I had an ex-colleague who was a Veterinary Surgeon at London Zoo and I was able to get further information which did the trick. It seemed Rani was under stress from being bullied by the other three elephants held there.

Gerry Cottle ended up going to Iran to perform for the Shah. With the disappearance of the Shah, the Ayetollah Khomenai decreed that there were no further payments made to the circus and when Mr Cottle returned he was broke and was in the process of selling up. The three other elephants he could sell, but Rani in view of her frail constitution, he could not. He asked me if I would take her on for a short while, which after some consideration I did and she was duly administered plenty of TLC at Hardwick Court Farm.

While in our care and in order to help pay for her keep we would take her out on publicity ‘assignments’. She was very social and quite enjoyed it all.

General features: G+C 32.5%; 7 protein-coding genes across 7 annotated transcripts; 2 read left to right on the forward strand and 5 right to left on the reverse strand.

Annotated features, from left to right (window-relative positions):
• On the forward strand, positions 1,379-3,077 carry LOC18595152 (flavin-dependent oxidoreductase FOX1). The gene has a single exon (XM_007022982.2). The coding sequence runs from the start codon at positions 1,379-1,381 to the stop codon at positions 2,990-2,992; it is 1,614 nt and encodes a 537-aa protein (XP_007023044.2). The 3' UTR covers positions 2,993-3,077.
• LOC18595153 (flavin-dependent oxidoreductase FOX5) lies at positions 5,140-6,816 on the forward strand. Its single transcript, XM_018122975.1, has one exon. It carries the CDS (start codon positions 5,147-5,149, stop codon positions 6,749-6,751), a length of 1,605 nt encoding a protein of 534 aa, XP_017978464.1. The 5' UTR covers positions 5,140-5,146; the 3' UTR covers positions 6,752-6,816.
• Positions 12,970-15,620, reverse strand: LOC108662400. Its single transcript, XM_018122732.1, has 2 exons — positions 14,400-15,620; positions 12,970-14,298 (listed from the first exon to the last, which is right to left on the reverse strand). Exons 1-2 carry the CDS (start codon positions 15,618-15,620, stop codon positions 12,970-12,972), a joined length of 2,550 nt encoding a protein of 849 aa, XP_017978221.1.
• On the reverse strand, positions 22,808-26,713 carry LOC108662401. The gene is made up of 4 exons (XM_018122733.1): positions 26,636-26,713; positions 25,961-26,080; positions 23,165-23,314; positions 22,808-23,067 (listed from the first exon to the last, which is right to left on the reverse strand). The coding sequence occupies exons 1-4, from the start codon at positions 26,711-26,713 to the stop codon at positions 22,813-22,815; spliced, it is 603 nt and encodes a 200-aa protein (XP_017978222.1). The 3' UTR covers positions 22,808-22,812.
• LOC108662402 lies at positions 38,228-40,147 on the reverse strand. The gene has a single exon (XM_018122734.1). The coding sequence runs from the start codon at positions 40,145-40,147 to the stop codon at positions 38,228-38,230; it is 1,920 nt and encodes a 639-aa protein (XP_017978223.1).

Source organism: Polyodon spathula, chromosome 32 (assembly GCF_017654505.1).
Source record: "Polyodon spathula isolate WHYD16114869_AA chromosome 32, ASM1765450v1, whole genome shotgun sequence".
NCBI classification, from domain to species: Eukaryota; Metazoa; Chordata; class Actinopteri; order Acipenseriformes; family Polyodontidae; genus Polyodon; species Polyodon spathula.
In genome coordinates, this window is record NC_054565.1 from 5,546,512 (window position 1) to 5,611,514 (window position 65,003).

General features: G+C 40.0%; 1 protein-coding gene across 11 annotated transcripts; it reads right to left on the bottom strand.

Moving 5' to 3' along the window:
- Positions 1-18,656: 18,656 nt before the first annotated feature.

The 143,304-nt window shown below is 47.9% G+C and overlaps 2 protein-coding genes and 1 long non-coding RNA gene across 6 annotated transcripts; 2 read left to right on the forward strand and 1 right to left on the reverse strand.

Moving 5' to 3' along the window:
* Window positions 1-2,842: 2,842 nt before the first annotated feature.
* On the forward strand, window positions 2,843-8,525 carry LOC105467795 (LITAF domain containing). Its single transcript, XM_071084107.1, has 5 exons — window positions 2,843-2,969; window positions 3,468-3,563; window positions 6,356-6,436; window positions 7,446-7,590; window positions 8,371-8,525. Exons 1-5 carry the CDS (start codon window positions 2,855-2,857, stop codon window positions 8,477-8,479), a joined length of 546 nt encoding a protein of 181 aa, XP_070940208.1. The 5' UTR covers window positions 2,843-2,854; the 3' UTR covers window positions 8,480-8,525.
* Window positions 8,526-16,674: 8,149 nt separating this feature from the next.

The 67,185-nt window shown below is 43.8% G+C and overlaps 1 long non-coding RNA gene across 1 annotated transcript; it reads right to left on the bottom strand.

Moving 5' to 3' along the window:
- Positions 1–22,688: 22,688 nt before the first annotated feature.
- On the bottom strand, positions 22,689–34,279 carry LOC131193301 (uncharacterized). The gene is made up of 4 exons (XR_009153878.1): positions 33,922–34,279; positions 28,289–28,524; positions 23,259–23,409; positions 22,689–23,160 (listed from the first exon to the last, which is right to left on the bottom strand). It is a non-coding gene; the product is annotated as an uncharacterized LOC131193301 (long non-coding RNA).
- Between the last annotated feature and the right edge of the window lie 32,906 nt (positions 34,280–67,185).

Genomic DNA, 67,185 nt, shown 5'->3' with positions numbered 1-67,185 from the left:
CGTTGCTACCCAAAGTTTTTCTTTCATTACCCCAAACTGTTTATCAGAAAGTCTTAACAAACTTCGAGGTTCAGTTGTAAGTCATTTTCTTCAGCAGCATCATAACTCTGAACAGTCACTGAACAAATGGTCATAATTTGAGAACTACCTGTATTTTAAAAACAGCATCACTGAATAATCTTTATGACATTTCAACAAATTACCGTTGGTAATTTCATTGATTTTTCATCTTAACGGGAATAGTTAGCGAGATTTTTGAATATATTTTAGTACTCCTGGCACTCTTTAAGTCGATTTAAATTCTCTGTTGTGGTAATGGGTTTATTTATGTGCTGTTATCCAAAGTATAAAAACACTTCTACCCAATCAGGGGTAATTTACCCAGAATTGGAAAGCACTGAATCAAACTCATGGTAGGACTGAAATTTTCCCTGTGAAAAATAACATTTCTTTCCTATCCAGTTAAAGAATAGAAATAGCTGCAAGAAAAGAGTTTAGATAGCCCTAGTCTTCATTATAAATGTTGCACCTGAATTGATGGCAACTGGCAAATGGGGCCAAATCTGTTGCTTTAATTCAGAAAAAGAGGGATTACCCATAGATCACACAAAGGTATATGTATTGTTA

One particular record company wanted her on their record promotion advertisement and we duly took her to London. We visited a couple of places for the record publicity including the Daily Express Building. The people there were quite intrigued by her appearance and several photos were taken. However, the police became involved having spotted her and we were taken to the local police station next to the Old Bailey. The Inspector finally saw the funny side of it and we then moved on to Wimbledon where she was paraded in front of the folks queuing for tennis and then home. I had taken her in a large heavy horse box and all in all we had been out all day. She had certainty given London a sight for sore eyes to see her walking down Fleet Street and other public places. We took her to many events in places like Devon and Lichfield with a jazz band in attendance. All in all she experienced another side of life.

She moved back to Cottle’s Circus around a year later. She was eventually sold to a Spanish circus and succumbed, I heard, sadly, later to a bout of salmonella.

A lovely lady I was proud to have known